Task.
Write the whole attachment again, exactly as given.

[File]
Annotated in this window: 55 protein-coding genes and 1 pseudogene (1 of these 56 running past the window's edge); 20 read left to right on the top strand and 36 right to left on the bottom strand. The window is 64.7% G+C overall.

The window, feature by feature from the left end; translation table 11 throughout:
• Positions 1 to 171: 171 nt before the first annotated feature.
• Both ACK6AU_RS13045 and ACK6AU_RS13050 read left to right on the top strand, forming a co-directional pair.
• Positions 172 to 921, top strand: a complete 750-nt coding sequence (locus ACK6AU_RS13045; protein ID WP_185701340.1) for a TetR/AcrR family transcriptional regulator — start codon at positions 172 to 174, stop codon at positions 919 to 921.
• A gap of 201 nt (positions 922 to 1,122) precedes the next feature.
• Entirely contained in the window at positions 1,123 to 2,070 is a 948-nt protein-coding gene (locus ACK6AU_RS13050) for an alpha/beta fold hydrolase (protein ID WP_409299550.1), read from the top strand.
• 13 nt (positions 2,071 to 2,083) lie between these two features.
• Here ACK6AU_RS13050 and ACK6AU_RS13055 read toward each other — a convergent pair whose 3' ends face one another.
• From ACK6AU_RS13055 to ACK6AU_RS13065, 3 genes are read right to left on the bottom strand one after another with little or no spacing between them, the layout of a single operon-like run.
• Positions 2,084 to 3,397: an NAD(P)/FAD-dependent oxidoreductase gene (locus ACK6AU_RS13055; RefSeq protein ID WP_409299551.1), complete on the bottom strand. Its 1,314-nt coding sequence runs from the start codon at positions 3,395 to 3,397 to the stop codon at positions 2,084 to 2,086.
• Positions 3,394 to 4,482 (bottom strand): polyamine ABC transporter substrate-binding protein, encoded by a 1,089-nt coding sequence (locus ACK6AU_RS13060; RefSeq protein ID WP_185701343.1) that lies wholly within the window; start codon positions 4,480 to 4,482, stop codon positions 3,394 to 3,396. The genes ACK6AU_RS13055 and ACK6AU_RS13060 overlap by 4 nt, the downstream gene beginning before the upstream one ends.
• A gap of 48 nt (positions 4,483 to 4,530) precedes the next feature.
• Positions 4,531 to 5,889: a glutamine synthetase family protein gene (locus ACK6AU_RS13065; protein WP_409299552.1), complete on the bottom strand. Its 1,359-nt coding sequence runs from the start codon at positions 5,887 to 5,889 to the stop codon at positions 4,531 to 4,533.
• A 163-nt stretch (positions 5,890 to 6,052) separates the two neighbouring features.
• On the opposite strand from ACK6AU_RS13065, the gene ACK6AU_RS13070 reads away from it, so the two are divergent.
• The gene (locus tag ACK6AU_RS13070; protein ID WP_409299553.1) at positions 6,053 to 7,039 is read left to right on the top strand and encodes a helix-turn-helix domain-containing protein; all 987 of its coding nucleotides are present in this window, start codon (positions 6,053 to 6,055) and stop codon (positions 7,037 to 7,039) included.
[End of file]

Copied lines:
Annotated in this window: 55 protein-coding genes and 1 pseudogene (1 of these 56 running past the window's edge); 20 read left to right on the top strand and 36 right to left on the bottom strand. The window is 64.7% G+C overall.

The window, feature by feature from the left end; translation table 11 throughout:
• Positions 1 to 171: 171 nt before the first annotated feature.
• Both ACK6AU_RS13045 and ACK6AU_RS13050 read left to right on the top strand, forming a co-directional pair.
• Positions 172 to 921, top strand: a complete 750-nt coding sequence (locus ACK6AU_RS13045; protein ID WP_185701340.1) for a TetR/AcrR family transcriptional regulator — start codon at positions 172 to 174, stop codon at positions 919 to 921.
• A gap of 201 nt (positions 922 to 1,122) precedes the next feature.
• Entirely contained in the window at positions 1,123 to 2,070 is a 948-nt protein-coding gene (locus ACK6AU_RS13050) for an alpha/beta fold hydrolase (protein ID WP_409299550.1), read from the top strand.
• 13 nt (positions 2,071 to 2,083) lie between these two features.
• Here ACK6AU_RS13050 and ACK6AU_RS13055 read toward each other — a convergent pair whose 3' ends face one another.
• From ACK6AU_RS13055 to ACK6AU_RS13065, 3 genes are read right to left on the bottom strand one after another with little or no spacing between them, the layout of a single operon-like run.
• Positions 2,084 to 3,397: an NAD(P)/FAD-dependent oxidoreductase gene (locus ACK6AU_RS13055; RefSeq protein ID WP_409299551.1), complete on the bottom strand. Its 1,314-nt coding sequence runs from the start codon at positions 3,395 to 3,397 to the stop codon at positions 2,084 to 2,086.
• Positions 3,394 to 4,482 (bottom strand): polyamine ABC transporter substrate-binding protein, encoded by a 1,089-nt coding sequence (locus ACK6AU_RS13060; RefSeq protein ID WP_185701343.1) that lies wholly within the window; start codon positions 4,480 to 4,482, stop codon positions 3,394 to 3,396. The genes ACK6AU_RS13055 and ACK6AU_RS13060 overlap by 4 nt, the downstream gene beginning before the upstream one ends.
• A gap of 48 nt (positions 4,483 to 4,530) precedes the next feature.
• Positions 4,531 to 5,889: a glutamine synthetase family protein gene (locus ACK6AU_RS13065; protein WP_409299552.1), complete on the bottom strand. Its 1,359-nt coding sequence runs from the start codon at positions 5,887 to 5,889 to the stop codon at positions 4,531 to 4,533.
• A 163-nt stretch (positions 5,890 to 6,052) separates the two neighbouring features.
• On the opposite strand from ACK6AU_RS13065, the gene ACK6AU_RS13070 reads away from it, so the two are divergent.
• The gene (locus tag ACK6AU_RS13070; protein ID WP_409299553.1) at positions 6,053 to 7,039 is read left to right on the top strand and encodes a helix-turn-helix domain-containing protein; all 987 of its coding nucleotides are present in this window, start codon (positions 6,053 to 6,055) and stop codon (positions 7,037 to 7,039) included.